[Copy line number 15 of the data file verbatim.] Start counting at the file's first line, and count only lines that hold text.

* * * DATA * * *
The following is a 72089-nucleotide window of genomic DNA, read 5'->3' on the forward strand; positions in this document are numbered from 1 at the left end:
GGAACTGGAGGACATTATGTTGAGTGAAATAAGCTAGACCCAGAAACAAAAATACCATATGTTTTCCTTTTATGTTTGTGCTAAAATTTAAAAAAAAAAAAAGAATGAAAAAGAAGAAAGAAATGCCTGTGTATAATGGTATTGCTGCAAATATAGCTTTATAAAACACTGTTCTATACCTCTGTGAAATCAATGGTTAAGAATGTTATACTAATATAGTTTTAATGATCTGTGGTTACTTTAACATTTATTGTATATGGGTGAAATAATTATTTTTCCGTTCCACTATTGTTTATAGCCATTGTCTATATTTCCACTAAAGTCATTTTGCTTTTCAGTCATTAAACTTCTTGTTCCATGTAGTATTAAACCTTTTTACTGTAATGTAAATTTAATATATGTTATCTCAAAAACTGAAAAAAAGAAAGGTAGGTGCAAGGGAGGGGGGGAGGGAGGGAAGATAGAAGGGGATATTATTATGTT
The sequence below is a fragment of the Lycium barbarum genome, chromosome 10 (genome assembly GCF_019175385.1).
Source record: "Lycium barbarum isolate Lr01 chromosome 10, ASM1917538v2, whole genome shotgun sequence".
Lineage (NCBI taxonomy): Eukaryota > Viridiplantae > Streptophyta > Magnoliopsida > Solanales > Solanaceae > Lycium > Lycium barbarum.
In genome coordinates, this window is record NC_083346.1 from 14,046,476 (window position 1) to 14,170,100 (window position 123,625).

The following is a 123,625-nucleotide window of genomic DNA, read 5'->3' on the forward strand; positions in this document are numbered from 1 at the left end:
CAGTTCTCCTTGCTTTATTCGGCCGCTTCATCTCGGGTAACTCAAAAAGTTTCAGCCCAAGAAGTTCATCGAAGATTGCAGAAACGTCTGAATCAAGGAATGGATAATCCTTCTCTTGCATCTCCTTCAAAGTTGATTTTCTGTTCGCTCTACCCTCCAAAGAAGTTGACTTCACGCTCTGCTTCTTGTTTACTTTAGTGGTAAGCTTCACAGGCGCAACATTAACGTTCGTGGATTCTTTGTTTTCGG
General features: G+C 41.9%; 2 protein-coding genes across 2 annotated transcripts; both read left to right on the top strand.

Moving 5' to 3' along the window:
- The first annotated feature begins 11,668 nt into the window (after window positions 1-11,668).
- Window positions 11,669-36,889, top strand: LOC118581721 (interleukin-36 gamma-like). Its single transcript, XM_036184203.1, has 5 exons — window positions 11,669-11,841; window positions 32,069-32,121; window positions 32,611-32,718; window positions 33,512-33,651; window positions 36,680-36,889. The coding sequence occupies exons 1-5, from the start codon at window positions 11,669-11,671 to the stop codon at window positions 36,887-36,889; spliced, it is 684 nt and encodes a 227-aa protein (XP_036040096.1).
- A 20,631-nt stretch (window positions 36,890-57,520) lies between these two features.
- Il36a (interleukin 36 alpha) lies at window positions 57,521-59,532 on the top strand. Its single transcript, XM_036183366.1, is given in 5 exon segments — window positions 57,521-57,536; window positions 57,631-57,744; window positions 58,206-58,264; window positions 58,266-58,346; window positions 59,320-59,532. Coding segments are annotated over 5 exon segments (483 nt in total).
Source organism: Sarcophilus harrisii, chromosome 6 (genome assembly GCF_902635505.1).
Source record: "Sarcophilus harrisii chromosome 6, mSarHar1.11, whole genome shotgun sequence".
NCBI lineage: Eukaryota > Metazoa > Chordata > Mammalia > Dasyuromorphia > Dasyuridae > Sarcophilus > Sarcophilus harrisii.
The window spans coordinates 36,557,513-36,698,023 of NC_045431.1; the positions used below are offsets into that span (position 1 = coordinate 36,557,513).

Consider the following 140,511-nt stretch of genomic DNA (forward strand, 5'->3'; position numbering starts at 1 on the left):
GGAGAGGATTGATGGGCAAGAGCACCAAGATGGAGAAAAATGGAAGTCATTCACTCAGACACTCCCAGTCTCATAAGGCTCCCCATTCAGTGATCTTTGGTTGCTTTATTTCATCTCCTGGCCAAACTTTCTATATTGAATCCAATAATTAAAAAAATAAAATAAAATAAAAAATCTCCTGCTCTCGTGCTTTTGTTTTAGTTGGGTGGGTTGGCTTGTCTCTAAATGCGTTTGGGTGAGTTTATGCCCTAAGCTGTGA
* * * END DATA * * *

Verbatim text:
Source organism: Sarcophilus harrisii, chromosome 6 (genome assembly GCF_902635505.1).